Best of our wild blogs: 21 Jan 13

Latest Green Jobs in Singapore [14 - 20 Jan 2013]
from Green Business Times

Tree flies
from The annotated budak

Black-winged Stilt at Seletar, Singapore
from Bird Ecology Study Group

Back To Changi & Pasir Ris Park/Mangroves
from Nikita Hengbok

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400 gather to celebrate Bukit Brown's heritage

Leslie Kay Lim Straits Times 21 Jan 13;

BUKIT Brown cemetery hogged the limelight yesterday at The Substation's Black Box Theatre, when up to 400 people gathered to celebrate its heritage.

Organised by the Singapore Heritage Society (SHS) and the group All Things Bukit Brown (ATBB), the day-long event featured a host of activities from exhibits and readings to a documentary screening.

The cemetery had made headlines in recent years when it was announced that parts of it would have to make way for new roads. Of the 100,000 or so tombs there, 3,746 must be exhumed.

"We want to inspire people to go to the site before it changes too much," said Dr Chua Ai Lin, vice-president of the SHS.

More than 4,000 people have participated in 190 tours - organised by the ATBB, SHS and Nature Society - to date.

Said an ATBB volunteer, production manager Khoo Ee Hoon, 47: "There's a lot of excitement. We can go in, 'bush bash' and find tombs. There are many yet to be discovered."

Her area of interest is genealogy and trying to determine which tombs are linked to people who are related.

Descendants of those buried at Bukit Brown also lent their support yesterday. Ms Millie Phuah, 52, read from Kuo Pao Kun's play The Coffin is Too Big for the Hole. "It's a real sense of identity," said the video producer about finding her great-grandfather and two great-grandmothers' plots at the cemetery in 2011. "It's like you know who you are, with family history set in stone."

The event also included an update on the Bukit Brown documentation project by Dr Hui Yew Foong, 40, a senior fellow and anthropologist at the Institute of Southeast Asian Studies.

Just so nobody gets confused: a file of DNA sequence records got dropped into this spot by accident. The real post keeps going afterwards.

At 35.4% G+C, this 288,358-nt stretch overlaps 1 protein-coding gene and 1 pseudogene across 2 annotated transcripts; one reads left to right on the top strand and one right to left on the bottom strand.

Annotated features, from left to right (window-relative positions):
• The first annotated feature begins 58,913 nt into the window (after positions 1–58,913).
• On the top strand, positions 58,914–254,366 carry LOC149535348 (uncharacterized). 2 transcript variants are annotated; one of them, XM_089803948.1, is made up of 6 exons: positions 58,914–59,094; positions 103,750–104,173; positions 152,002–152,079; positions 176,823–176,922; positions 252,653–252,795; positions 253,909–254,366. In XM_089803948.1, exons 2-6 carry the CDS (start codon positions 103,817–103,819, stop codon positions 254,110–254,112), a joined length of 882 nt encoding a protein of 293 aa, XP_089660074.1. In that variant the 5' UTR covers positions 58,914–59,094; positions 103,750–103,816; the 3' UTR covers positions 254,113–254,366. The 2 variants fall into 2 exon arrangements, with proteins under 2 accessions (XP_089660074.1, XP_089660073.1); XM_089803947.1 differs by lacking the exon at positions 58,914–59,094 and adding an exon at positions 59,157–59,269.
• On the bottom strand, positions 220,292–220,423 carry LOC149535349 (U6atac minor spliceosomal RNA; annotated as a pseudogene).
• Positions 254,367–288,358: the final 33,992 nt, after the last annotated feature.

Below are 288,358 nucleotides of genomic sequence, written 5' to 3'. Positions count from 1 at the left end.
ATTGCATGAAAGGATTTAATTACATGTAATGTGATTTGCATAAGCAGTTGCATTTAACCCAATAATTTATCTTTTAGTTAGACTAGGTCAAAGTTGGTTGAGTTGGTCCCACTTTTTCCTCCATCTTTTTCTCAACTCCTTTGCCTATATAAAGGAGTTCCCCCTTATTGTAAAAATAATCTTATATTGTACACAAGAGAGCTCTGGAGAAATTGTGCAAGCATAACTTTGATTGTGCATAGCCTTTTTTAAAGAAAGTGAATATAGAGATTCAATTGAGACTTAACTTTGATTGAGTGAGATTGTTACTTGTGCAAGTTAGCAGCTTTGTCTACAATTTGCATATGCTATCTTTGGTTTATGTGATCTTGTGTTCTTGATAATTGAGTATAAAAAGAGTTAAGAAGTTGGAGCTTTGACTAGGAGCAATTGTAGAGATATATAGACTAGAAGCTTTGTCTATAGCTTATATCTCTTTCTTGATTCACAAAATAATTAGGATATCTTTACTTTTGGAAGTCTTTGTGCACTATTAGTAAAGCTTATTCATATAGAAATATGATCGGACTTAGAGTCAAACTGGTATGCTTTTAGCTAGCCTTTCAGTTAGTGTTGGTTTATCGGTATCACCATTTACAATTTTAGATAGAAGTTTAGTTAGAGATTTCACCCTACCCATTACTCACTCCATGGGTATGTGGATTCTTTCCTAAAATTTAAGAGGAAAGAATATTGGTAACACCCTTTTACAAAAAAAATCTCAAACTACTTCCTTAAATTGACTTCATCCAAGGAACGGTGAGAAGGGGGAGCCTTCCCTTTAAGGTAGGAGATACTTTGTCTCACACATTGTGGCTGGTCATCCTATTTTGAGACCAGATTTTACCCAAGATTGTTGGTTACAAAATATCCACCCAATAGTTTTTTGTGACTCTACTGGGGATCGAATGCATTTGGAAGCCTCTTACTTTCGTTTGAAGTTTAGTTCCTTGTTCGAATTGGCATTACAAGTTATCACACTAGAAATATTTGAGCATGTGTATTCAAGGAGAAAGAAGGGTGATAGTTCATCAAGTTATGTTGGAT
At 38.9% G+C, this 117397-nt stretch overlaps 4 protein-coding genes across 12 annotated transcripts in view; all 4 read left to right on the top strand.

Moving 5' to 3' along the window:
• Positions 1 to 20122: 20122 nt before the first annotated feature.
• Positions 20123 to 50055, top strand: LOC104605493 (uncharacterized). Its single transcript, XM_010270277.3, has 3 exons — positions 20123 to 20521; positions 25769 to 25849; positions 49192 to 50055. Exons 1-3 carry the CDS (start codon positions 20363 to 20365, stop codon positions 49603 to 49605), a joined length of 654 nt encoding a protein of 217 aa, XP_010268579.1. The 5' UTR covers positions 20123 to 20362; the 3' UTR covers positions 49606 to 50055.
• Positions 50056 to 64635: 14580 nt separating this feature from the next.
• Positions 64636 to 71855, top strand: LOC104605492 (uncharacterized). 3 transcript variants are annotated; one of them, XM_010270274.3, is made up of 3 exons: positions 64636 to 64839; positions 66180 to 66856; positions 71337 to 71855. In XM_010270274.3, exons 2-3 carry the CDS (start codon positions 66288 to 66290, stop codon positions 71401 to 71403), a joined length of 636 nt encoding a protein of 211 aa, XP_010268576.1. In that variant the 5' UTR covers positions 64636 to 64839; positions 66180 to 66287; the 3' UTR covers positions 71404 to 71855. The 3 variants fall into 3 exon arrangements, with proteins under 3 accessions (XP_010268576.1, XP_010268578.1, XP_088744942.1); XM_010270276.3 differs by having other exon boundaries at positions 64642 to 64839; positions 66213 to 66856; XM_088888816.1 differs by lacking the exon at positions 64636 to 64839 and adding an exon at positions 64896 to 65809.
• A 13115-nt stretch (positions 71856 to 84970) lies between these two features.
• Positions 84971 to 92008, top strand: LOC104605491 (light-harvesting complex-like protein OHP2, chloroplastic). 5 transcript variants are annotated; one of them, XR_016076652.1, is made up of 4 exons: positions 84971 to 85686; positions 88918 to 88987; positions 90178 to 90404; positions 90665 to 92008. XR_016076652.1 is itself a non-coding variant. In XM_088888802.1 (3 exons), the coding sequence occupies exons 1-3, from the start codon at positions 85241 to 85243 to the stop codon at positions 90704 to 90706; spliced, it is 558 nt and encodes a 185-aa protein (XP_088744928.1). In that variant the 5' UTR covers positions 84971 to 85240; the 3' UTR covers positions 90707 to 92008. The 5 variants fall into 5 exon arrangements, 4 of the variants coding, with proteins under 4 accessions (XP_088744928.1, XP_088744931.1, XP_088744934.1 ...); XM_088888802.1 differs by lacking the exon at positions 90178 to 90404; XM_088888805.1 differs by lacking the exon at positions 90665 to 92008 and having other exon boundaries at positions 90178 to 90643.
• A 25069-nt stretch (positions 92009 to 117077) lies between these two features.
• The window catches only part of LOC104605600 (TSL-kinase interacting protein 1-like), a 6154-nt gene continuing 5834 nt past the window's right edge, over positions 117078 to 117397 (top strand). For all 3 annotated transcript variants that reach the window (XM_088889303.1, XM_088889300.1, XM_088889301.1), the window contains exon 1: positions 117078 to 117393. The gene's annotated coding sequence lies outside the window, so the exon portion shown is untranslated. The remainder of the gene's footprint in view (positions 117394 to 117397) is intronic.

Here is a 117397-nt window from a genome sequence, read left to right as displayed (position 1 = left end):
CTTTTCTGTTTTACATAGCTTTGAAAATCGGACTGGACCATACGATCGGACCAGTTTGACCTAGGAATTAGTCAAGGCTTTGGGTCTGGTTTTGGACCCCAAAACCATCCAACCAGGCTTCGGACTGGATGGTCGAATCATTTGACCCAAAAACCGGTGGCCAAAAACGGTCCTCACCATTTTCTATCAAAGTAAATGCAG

Explaining that the project is a "holistic" one, he spoke about the rituals and social history of the cemetery. Some 4,000 graves, including previously exhumed ones, have been documented as part of the project.

The crowd also caught the first public screening of a 45-minute documentary, Bukit Brown Voices, by Khoo Su Mae and Brian McDairmant. It follows the families who come each year to pay respects to their ancestors, as well as those who exhume the graves.

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Malaysia: Tap bird-watching tourism from Singapore, Johor told

Chuah Bee Kim New Straits Times 21 Jan 13;

LUCRATIVE: Singaporeans offering huge amounts to local guides

JOHOR BARU: THE Malaysian Nature Society (MSN) Johor branch wants the Tourism Department to step up efforts to develop the untapped avitourism industry in the state.

Its chairman, Vincent Chow, said avitourism was a multi-billion industry, but there was a lack of courses for tour guides to be competent in nature tourism.

"I have received calls from a group of Singaporeans who offered as much as RM16,000 for a local guide who can help them find a particular species of bird.

"Unfortunately, I had to turn them down because I really do not know anyone who can assist them.

"Another group was willing to pay RM37,000 for a nature guide to take them to the Panti Bird Sanctuary in Kota Tinggi, Fraser's Hill and Penang for bird-watching."

Chow claimed the Singapore groups were coming into the state, possibly led by their own guides, who used "our backyard" to earn a lot of money.

A check with the state Tourism Department revealed that foreign guides were not supposed to bring tourists here, as Johor has its own licensed guides.

However, a department spokesman was unable to disclose the number of licensed local nature guides.

Chow was speaking to the New Straits Times after a pair of rare Asian Openbill storks were sighted here.

According to Chow, it was the first sighting of the birds here even though hundreds of the species had been spotted in Kuala Gula, near Taiping, and Penanti, Penang, on Jan 8 and the Batang Tiga padi fields in Malacca the following day.

The species was first sighted in Ulu Dedap, Perlis, in March 2008.

Chow also called on the Education Ministry to play a part by creating more awareness on local bird species and flora and fauna.

"Johor has Ramsar-gazetted conservation sites such as Pulau Kukup, Sungai Pulai and Tanjung Piai as well as the Panti Bird Sanctuary in Kota Tinggi.

"Our students know what an ostrich and emu are, but they do not know much about our local bird species.

"In Panti, 40 per cent of the bird species found there are local.

"There are articles written about the sanctuary, mostly by foreign bird enthusiasts.

"When MNS conducted a joint pilot programme with the Iskandar Regional Development Authority in December last year to rope in fishermen in Kampung Sungai Melayu to help in the development of avitourism, the response was encouraging.

"However, the plan later fizzled out. It should be an on-going effort and the relevant government agencies, especially the Tourism Department, should step up efforts to develop avitourism in the state," he said.

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